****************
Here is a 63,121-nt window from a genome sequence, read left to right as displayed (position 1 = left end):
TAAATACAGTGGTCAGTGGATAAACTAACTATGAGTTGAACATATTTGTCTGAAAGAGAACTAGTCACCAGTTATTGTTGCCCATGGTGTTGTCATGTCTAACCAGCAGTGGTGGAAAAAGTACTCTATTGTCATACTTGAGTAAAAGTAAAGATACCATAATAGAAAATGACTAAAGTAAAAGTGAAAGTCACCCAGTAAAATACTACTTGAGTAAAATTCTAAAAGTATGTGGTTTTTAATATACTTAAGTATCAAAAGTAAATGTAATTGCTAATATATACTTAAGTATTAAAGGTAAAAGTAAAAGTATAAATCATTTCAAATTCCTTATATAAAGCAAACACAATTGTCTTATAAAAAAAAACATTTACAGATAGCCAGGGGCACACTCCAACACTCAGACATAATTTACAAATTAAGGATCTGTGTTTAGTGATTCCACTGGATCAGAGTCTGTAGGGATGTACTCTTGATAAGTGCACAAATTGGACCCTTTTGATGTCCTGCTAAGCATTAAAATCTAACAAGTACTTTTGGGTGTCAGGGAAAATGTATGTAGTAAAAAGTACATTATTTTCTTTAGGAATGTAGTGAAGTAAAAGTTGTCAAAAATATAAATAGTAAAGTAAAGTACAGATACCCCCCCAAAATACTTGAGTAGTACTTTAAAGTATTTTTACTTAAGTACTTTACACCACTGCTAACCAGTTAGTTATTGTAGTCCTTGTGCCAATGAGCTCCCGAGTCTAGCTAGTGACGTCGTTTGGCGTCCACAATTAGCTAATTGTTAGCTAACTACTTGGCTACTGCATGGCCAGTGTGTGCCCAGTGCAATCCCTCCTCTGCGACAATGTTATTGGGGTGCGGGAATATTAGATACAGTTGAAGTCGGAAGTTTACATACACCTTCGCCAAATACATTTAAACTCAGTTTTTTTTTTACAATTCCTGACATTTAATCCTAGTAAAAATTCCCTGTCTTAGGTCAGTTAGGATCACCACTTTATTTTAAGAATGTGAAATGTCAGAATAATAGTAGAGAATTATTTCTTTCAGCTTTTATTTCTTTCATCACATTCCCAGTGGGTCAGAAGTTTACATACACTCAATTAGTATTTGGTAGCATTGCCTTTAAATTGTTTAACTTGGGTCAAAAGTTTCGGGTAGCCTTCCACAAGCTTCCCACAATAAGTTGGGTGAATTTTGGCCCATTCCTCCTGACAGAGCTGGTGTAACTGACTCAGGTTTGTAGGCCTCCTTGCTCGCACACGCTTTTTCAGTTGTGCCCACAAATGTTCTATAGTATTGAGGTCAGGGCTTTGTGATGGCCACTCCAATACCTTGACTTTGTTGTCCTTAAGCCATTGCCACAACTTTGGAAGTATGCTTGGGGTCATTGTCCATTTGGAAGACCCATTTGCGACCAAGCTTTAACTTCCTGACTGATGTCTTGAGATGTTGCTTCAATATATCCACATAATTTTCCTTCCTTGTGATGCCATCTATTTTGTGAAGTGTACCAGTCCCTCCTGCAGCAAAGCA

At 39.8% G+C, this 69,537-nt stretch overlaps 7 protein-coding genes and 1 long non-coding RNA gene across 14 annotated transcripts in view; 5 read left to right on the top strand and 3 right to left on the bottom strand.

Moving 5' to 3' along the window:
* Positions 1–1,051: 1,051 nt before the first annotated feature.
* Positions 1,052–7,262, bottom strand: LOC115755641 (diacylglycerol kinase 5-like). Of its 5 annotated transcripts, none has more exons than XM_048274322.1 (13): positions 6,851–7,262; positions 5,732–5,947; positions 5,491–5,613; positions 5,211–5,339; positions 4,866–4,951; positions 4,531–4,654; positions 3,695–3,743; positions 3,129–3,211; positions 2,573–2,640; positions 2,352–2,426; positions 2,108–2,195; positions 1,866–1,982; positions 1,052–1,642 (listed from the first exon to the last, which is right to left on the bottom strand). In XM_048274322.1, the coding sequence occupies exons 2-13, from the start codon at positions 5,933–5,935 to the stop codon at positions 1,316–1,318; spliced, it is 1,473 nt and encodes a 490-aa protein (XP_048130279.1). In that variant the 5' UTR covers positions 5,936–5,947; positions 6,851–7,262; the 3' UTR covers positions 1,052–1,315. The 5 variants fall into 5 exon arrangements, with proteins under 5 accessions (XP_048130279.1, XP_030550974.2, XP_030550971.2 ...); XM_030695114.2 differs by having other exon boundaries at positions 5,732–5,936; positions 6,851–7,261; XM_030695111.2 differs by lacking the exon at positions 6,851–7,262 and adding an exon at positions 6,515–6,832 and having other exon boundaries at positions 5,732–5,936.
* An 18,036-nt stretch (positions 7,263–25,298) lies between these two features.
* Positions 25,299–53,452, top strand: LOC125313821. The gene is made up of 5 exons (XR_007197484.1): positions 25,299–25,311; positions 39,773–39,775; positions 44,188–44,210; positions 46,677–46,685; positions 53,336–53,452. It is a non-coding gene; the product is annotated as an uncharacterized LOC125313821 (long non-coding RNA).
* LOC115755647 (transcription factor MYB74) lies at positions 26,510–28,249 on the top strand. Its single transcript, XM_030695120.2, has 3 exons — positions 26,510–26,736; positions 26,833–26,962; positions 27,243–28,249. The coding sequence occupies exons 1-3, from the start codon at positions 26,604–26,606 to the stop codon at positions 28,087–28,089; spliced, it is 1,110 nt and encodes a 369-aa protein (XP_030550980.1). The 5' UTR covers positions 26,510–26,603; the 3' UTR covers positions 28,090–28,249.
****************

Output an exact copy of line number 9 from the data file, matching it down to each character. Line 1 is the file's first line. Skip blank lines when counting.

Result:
* LOC115755647 (transcription factor MYB74) lies at positions 26,510–28,249 on the top strand. Its single transcript, XM_030695120.2, has 3 exons — positions 26,510–26,736; positions 26,833–26,962; positions 27,243–28,249. The coding sequence occupies exons 1-3, from the start codon at positions 26,604–26,606 to the stop codon at positions 28,087–28,089; spliced, it is 1,110 nt and encodes a 369-aa protein (XP_030550980.1). The 5' UTR covers positions 26,510–26,603; the 3' UTR covers positions 28,090–28,249.